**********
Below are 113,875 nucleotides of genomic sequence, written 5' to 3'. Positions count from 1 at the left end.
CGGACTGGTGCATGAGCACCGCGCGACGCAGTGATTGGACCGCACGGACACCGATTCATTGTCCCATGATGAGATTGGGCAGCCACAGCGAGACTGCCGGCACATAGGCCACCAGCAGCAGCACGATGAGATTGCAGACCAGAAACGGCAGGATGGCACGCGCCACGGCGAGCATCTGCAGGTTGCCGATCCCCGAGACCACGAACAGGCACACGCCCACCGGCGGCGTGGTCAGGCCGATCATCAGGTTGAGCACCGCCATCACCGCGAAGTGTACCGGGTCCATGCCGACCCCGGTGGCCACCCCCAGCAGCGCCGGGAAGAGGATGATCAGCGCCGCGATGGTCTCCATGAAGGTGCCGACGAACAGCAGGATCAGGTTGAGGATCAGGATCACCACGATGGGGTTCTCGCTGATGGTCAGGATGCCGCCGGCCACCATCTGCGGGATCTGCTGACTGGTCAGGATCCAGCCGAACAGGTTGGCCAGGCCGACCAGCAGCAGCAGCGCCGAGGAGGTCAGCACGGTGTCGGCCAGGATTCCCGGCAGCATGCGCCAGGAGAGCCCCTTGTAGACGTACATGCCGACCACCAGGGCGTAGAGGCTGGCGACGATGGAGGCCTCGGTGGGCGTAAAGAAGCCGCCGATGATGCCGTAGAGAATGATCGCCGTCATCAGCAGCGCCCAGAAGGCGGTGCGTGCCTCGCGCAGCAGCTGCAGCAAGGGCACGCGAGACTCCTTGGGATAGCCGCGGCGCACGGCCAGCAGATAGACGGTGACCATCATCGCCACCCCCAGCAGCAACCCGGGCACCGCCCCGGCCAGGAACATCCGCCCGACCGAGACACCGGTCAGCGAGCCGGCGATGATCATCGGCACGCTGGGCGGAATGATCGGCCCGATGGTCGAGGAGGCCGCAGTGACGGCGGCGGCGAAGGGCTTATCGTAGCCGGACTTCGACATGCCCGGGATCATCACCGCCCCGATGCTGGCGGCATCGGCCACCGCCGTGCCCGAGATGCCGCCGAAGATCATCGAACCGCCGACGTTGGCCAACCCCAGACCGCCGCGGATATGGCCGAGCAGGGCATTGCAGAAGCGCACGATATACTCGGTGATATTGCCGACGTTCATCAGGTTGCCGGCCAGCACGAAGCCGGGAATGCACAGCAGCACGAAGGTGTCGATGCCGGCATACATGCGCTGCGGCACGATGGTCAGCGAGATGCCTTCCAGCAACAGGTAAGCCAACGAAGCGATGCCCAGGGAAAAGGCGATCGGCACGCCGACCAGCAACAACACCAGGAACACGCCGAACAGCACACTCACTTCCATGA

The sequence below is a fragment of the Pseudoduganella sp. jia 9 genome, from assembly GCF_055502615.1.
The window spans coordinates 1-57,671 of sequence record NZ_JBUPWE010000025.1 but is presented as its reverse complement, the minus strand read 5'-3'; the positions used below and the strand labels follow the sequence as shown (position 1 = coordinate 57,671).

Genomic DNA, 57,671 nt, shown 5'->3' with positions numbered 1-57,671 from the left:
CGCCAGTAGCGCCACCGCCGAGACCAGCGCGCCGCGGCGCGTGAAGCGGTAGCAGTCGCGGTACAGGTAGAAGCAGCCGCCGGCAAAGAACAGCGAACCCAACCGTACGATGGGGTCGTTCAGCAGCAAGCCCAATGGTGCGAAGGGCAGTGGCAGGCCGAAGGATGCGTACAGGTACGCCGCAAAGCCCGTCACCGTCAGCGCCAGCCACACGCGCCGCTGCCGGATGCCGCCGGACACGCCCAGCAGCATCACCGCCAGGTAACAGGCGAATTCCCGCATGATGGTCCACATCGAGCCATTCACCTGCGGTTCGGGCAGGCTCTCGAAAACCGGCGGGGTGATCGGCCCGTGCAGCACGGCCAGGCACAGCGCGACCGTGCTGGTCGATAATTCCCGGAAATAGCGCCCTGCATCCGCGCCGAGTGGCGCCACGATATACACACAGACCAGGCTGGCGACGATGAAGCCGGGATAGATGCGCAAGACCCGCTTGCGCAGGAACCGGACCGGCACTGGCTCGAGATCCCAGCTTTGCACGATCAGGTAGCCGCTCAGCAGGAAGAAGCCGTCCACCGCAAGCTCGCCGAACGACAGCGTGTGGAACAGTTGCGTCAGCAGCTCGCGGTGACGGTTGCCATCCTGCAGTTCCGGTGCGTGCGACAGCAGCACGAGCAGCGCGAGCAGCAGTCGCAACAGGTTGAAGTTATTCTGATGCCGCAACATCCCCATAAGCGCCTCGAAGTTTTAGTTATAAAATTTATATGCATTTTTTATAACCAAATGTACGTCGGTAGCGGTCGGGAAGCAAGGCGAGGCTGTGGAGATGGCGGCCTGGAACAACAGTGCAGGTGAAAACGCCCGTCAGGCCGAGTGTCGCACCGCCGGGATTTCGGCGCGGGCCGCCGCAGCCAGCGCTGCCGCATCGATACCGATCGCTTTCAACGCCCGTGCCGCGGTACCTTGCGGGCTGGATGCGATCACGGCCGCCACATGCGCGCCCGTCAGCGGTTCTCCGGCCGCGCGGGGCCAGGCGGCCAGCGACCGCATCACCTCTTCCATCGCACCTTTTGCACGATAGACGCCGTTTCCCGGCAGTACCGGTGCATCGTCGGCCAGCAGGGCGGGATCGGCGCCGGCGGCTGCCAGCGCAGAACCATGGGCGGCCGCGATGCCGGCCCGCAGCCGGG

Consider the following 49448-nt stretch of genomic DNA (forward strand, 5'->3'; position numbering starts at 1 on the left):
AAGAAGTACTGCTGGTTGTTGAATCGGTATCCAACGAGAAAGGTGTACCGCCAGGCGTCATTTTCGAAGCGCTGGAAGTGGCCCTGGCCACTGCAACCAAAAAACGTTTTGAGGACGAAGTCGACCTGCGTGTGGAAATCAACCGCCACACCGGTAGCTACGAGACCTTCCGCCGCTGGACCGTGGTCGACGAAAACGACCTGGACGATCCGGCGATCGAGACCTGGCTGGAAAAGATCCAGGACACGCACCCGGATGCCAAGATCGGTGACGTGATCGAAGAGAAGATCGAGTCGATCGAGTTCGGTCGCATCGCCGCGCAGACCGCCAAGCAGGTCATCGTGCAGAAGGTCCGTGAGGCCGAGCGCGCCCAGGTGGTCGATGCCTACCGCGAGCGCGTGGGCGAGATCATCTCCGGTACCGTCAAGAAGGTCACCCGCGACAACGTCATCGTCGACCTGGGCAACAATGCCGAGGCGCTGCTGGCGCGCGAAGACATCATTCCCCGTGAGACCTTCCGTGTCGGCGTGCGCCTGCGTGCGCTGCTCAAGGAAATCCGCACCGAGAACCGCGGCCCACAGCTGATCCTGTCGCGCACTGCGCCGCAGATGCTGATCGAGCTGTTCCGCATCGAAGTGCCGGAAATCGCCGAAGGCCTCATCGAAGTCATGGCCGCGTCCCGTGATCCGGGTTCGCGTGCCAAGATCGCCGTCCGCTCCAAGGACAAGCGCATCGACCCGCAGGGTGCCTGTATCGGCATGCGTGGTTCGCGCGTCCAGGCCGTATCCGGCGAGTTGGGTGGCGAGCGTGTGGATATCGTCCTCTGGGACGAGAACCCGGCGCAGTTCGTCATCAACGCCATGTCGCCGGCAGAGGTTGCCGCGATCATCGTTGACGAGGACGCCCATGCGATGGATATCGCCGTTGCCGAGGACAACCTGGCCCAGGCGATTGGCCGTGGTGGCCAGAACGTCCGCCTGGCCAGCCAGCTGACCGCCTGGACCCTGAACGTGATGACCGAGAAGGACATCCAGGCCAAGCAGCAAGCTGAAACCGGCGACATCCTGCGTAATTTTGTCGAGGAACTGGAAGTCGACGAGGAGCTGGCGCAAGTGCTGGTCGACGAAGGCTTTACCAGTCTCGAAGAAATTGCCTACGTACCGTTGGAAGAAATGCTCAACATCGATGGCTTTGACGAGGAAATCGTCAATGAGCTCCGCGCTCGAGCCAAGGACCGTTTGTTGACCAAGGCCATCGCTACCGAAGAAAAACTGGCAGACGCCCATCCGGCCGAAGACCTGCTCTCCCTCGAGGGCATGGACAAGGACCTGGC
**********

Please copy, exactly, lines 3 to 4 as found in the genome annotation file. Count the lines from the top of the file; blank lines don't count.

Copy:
The sequence below is a fragment of the Pseudoduganella sp. jia 9 genome, from assembly GCF_055502615.1.
The window spans coordinates 1-57,671 of sequence record NZ_JBUPWE010000025.1 but is presented as its reverse complement, the minus strand read 5'-3'; the positions used below and the strand labels follow the sequence as shown (position 1 = coordinate 57,671).